How Long Do Tapeworms Last After Deworming a Cat?


Tapeworms are intestinal parasites that live in the small intestine of cats and other animals. They attach themselves to the intestinal wall and absorb nutrients from the cat’s digestive system. Cats get tapeworms from ingesting infected fleas or by eating infected rodents and birds. The most common tapeworm found in cats is called Dipylidium caninum. Tapeworms can cause symptoms like digestive upset and weight loss, so it’s important to treat an infection. Deworming medications are used to kill the tapeworms and eliminate them from the cat’s body. This article will cover the tapeworm lifecycle, deworming process, and what to expect after treatment.

Life Cycle of Tapeworms

Tapeworms have a complex life cycle that requires a flea intermediate host to complete. It starts when tapeworm eggs are ingested by flea larvae. Inside the flea, the tapeworm egg hatches into a larval form called a cysticercoid. This larva develops inside the flea as the flea matures into an adult. Cats become infected by swallowing infected fleas while grooming. Once inside the cat’s intestine, the cysticercoid is released and quickly develops into an adult tapeworm.

The adult tapeworm then anchors itself to the intestinal wall using hook-like mouthparts. As it grows, it forms a chain of segments called proglottids. These proglottids contain tapeworm eggs, and are passed in the cat’s feces. Flea larvae can then ingest the eggs while feeding in the cat’s environment, restarting the cycle.

So in summary, tapeworms require fleas as an intermediate host to complete their life cycle. They spread when cats swallow infected fleas during grooming. New tapeworms develop and produce proglottids containing eggs that fleas can ingest from the environment. (Source:

Signs of Tapeworm Infection

Some common signs of a tapeworm infection in cats include:

  • Scooting or dragging bottom along the floor [1]
  • Visible tapeworm segments in fur or feces [2]
  • Worm segments around anus or in litter box [3]
  • Unexplained weight loss [1]
  • Dull, dry coat [2]
  • Vomiting [3]

Deworming Medications

The most common deworming medications for tapeworms in cats contain the active ingredient praziquantel. Some popular over-the-counter brands include Bayer Expert Care Tapeworm Dewormer for Cats and Elanco Tapeworm Dewormer (praziquantel tablets).

Praziquantel works by paralyzing the tapeworms’ suckers and causing them to lose their grip on the intestinal wall. The dead worms are then passed in the stool or digested within the intestines.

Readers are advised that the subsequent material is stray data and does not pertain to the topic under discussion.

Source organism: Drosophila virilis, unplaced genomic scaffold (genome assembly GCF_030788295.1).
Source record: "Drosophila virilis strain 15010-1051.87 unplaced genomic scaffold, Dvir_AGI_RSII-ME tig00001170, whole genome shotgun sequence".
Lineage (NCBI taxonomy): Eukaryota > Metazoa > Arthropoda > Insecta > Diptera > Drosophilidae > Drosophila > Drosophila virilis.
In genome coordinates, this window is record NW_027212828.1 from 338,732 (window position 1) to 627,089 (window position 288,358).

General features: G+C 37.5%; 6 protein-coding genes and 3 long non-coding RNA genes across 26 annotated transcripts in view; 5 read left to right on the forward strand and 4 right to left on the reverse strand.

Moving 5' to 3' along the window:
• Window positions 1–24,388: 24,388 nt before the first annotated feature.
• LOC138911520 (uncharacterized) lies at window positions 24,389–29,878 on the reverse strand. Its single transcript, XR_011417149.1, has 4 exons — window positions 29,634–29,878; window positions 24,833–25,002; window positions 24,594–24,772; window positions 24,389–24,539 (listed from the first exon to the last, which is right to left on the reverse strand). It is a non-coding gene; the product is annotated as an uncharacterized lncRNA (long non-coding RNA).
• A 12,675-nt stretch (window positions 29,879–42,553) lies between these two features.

The medication comes in pill or tablet form that can be given directly or crushed into food. The dosing is based on the cat’s weight. Kittens under 6 weeks old should not be given praziquantel.

Other dewormers containing pyrantel pamoate or fenbendazole may also be effective against tapeworms. However, praziquantel is considered the gold standard treatment.

It’s important to follow label instructions carefully and consult a veterinarian if unsure about the proper use of deworming medications.


Administering Dewormer

The key to successfully administering tapeworm medication is making the process as easy and stress-free as possible for your cat. Some tips include:

– Disguise the medication in a tasty treat or food. Try wrapping the pill in a small amount of cheese, tuna, wet food, pill pocket treats, or liverwurst. Make sure your cat eats the whole portion.

– Hold the cat’s head tilted back and gently open his mouth. Quickly place the medication as far back on the tongue as possible. Close the mouth while gently stroking the throat to encourage swallowing (source).

– For liquid dewormers, follow the product instructions for dosage. Slowly squirt into the side of the cat’s mouth and stroke the throat to encourage swallowing.

– Give the medication when your cat is relaxed and unlikely to struggle. Have an assistant help restrain or soothe the cat if needed.

– Offer praise and give a treat reward after the cat successfully takes the dewormer.

Proper technique helps ensure the cat ingests the full dosage for effective treatment. Consult your veterinarian if you have difficulties administering the tapeworm medication.

What to Expect After Deworming

After administering a tapeworm dewormer medication to your cat, you may continue to see tapeworm segments, or proglottids, in your cat’s stool for a few days afterwards (1). This is normal, as the medication will kill the tapeworms in your cat’s intestines, but does not kill the segments that have already broken off and made their way through your cat’s digestive system. These dead proglottids will be passed in the stool after treatment. Within 3 days, all of the tapeworms, including their heads, should be fully gone from your cat’s body (2).